Zimbabwe: Rowdy MDC Activists Disrupt Hearings

MDC Alliance activist Shadreck Mashayamombe testifies before the Commission of Inquiry in Harare on November 21, 2018.
22 November 2018

Rowdy MDC Alliance activists, who included some Members of Parliament, yesterday caused a commotion and constantly disrupted the smooth running of the Commission of Inquiry into the August 1 violence that rocked central Harare and claimed six lives and a left trail of destruction.

The supporters and several legislators led by their party vice president, Mr Morgen Komichi, and Chief Whip Mr Prosper Mutseyami thronged a local hotel where the hearings were being conducted in anticipation that their leader, Advocate Nelson Chamisa, would testify after he was invited to respond to allegations that he had incited demonstration after the July 30 harmonised elections.

Mr Chamisa is, however, expected to testify today.

The activists would either jeer at a witness or ululate or clap hands when they were excited by the evidence thereby disrupting the smooth flow of proceedings.

At one stage, proceedings had to temporarily stop as the MDC activists protested against evidence from a witness.

Chairperson of the Commission and former South African president Mr Kgalema Motlanthe repeatedly implored the party supporters to stop interjecting while witnesses were giving evidence.

"Once again, we must appeal to you, do not interject someone who is testifying. I am appealing to you that it is important, you are physically here but there are many people who are watching it on television. I am really appealing to you to say let us have order because this is a public hearing and it is not right for you to interject. Allow the witness to give evidence and you have all the time to analyse and make your conclusions. Please help us, let us work together," said Mr Motlanthe.

At one stage, evidence leader, Mr Thabani Mpofu appealed to Mr Motlanthe to protect a Zimbabwe Republic Police forensic ballistic expert, Superintendent Tsitsi Paradzai, as she was testifying.

"Mr Chairman, Can you please protect the witness," said Mr Mpofu.

Members of the MDC Alliance began to boo Supt Paradzai after she indicated that she had observed that small arms had been used during the violence after studying the cartridges that had been recovered on the crime scene.

"From my opinion, weapons that were used were small arms. I cannot depict the calibre because the holes were tampered with. From my observation, all the bullet holes that were cited were fired from a small firearm and we could not pick which calibre or firearm. I actually took pictures so that commissioners can see how it was tampered with. When I say small arms, these cover small guns, rifles, pistols, shotguns and revolvers. I cannot go straight to say which calibre," said Supt Paradzai.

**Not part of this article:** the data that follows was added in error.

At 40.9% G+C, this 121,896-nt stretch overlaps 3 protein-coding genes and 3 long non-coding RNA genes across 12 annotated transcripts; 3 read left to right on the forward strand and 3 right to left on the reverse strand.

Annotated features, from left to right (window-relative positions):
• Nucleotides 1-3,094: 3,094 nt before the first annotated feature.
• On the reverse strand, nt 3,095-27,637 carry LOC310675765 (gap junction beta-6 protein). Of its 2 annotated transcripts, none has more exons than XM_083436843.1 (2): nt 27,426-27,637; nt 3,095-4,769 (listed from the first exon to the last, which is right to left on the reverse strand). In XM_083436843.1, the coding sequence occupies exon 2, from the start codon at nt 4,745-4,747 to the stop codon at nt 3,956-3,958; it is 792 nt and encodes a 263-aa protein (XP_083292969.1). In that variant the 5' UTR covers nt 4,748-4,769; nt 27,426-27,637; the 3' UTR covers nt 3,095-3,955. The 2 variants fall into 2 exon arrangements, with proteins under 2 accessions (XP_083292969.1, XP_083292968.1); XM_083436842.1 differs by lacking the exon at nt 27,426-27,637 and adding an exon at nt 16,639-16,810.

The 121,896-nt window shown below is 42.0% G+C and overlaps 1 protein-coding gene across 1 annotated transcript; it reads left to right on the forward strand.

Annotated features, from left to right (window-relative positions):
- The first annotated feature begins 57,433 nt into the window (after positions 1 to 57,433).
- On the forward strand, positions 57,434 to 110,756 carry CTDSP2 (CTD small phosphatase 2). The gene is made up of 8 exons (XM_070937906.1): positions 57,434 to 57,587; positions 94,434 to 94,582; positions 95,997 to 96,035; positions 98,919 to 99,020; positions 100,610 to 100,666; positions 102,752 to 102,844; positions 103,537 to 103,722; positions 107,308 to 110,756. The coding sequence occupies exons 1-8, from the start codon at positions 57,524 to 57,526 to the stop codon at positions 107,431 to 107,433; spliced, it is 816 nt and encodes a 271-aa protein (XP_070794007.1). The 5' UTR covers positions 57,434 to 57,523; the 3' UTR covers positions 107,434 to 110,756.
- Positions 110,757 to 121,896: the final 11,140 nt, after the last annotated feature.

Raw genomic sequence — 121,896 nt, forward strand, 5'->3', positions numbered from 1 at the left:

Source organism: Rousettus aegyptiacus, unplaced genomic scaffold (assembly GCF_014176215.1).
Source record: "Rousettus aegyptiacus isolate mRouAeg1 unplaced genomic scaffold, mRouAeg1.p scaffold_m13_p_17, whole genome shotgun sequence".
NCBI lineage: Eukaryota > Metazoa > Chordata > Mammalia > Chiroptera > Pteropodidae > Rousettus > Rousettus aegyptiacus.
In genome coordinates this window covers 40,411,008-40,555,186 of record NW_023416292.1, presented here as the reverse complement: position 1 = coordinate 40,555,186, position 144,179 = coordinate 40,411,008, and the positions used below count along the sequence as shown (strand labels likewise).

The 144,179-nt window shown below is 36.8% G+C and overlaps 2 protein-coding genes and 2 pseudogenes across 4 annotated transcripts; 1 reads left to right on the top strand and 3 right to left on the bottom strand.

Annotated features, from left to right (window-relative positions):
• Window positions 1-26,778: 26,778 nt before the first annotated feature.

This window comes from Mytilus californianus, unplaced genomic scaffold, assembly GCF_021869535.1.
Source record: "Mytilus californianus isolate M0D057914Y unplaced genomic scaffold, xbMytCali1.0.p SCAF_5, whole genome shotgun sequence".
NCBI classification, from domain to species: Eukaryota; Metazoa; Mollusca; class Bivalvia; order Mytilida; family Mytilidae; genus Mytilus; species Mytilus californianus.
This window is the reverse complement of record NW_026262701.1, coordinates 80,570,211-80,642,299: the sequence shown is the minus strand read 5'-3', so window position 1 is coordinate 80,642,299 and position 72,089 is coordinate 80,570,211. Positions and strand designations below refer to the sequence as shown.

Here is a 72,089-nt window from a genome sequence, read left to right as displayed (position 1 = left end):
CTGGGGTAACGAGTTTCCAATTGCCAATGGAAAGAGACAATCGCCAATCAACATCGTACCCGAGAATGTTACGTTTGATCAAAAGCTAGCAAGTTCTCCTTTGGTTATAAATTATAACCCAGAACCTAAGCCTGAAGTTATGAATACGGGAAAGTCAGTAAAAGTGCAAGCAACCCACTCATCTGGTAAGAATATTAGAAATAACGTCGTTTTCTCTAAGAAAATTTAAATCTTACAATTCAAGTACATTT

"At the scene that I attended, it had been tampered with, the bus had already been cleaned trying to remove the bullets that were inside the seats, even on the guardroom (adjacent to Angwa Street and George Silunduka Avenue) I had the picture whose bullet had been removed, but I can specifically say it was small arms."

Responding to questions from commissioners, Supt Paradzai said small arms included weapons below 10mm and include AK47 rifles.

Other witnesses who testified included MDC Alliance activists Messrs Paddington Japajapa and Shadreck Mashayamombe as well as Mr Jimu Kunaka of the National Patriotic Front.

Mr Kunaka and Mr Mashayamombe were expelled from Zanu-PF and in their "evidence" accused the ruling party of violence.

Mr Kunaka confessed that he was a person of violent disposition during his tenure in Zanu-PF and that he was a member of the G40 cabal that had usurped power in the ruling party and the Government taking advantage of their proximity to the then First Family.

Inquiry into the violence is expected to continue today.

Other members of the commission include University of Zimbabwe law lecturer Professor Lovemore Madhuku, Professor Charity Manyeruke and Mrs Vimbai Nyemba.

Foreign members include international law expert Mr Rodney Dixon QC from the United Kingdom, former Commonwealth secretary-general Chief Emeka Anyaoku from Nigeria and former Chief of Defence Forces of the Tanzania People's Defence Forces General (Retired) Davis Mwamunyange.

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